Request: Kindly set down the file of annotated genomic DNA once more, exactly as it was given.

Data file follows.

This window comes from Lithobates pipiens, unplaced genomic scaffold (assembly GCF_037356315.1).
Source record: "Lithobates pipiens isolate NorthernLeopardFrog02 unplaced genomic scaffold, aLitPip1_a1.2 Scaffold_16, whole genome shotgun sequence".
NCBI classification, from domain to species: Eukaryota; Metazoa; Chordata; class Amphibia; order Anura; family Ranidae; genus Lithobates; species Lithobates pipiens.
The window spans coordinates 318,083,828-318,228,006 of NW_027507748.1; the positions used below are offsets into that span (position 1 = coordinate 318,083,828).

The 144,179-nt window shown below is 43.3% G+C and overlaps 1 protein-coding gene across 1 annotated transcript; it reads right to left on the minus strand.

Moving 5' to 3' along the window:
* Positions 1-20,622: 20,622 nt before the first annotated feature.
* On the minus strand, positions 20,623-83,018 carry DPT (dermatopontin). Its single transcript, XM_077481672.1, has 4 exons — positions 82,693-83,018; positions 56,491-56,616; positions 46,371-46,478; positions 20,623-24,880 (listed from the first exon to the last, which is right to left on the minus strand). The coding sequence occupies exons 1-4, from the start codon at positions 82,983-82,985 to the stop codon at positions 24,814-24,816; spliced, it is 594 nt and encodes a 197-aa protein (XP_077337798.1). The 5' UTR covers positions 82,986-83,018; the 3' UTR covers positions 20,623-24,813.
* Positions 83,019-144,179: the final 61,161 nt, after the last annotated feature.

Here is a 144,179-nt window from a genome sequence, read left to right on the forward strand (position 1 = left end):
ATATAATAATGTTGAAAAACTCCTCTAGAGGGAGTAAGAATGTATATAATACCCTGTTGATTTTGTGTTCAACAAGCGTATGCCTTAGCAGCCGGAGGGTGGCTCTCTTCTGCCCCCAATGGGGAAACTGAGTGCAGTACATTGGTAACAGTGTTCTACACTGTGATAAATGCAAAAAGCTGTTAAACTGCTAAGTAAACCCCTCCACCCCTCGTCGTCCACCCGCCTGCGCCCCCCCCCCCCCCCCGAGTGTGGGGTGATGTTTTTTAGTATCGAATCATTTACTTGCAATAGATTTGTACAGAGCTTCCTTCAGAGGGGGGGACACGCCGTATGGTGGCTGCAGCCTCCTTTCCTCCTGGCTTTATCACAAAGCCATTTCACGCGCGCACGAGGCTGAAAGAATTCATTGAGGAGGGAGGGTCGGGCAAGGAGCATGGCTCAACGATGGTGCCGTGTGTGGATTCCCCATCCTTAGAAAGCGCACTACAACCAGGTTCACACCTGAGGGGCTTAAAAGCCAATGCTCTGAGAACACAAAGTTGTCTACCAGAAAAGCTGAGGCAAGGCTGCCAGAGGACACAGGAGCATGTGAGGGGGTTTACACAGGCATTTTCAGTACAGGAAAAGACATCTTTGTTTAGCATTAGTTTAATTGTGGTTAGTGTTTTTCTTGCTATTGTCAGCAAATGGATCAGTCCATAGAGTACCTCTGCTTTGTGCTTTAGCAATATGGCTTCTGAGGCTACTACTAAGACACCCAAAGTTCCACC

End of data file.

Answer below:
This window comes from Lithobates pipiens, unplaced genomic scaffold (assembly GCF_037356315.1).
Source record: "Lithobates pipiens isolate NorthernLeopardFrog02 unplaced genomic scaffold, aLitPip1_a1.2 Scaffold_16, whole genome shotgun sequence".
NCBI classification, from domain to species: Eukaryota; Metazoa; Chordata; class Amphibia; order Anura; family Ranidae; genus Lithobates; species Lithobates pipiens.
The window spans coordinates 318,083,828-318,228,006 of NW_027507748.1; the positions used below are offsets into that span (position 1 = coordinate 318,083,828).

The 144,179-nt window shown below is 43.3% G+C and overlaps 1 protein-coding gene across 1 annotated transcript; it reads right to left on the minus strand.

Moving 5' to 3' along the window:
* Positions 1-20,622: 20,622 nt before the first annotated feature.
* On the minus strand, positions 20,623-83,018 carry DPT (dermatopontin). Its single transcript, XM_077481672.1, has 4 exons — positions 82,693-83,018; positions 56,491-56,616; positions 46,371-46,478; positions 20,623-24,880 (listed from the first exon to the last, which is right to left on the minus strand). The coding sequence occupies exons 1-4, from the start codon at positions 82,983-82,985 to the stop codon at positions 24,814-24,816; spliced, it is 594 nt and encodes a 197-aa protein (XP_077337798.1). The 5' UTR covers positions 82,986-83,018; the 3' UTR covers positions 20,623-24,813.
* Positions 83,019-144,179: the final 61,161 nt, after the last annotated feature.

Here is a 144,179-nt window from a genome sequence, read left to right on the forward strand (position 1 = left end):
ATATAATAATGTTGAAAAACTCCTCTAGAGGGAGTAAGAATGTATATAATACCCTGTTGATTTTGTGTTCAACAAGCGTATGCCTTAGCAGCCGGAGGGTGGCTCTCTTCTGCCCCCAATGGGGAAACTGAGTGCAGTACATTGGTAACAGTGTTCTACACTGTGATAAATGCAAAAAGCTGTTAAACTGCTAAGTAAACCCCTCCACCCCTCGTCGTCCACCCGCCTGCGCCCCCCCCCCCCCCCCGAGTGTGGGGTGATGTTTTTTAGTATCGAATCATTTACTTGCAATAGATTTGTACAGAGCTTCCTTCAGAGGGGGGGACACGCCGTATGGTGGCTGCAGCCTCCTTTCCTCCTGGCTTTATCACAAAGCCATTTCACGCGCGCACGAGGCTGAAAGAATTCATTGAGGAGGGAGGGTCGGGCAAGGAGCATGGCTCAACGATGGTGCCGTGTGTGGATTCCCCATCCTTAGAAAGCGCACTACAACCAGGTTCACACCTGAGGGGCTTAAAAGCCAATGCTCTGAGAACACAAAGTTGTCTACCAGAAAAGCTGAGGCAAGGCTGCCAGAGGACACAGGAGCATGTGAGGGGGTTTACACAGGCATTTTCAGTACAGGAAAAGACATCTTTGTTTAGCATTAGTTTAATTGTGGTTAGTGTTTTTCTTGCTATTGTCAGCAAATGGATCAGTCCATAGAGTACCTCTGCTTTGTGCTTTAGCAATATGGCTTCTGAGGCTACTACTAAGACACCCAAAGTTCCACC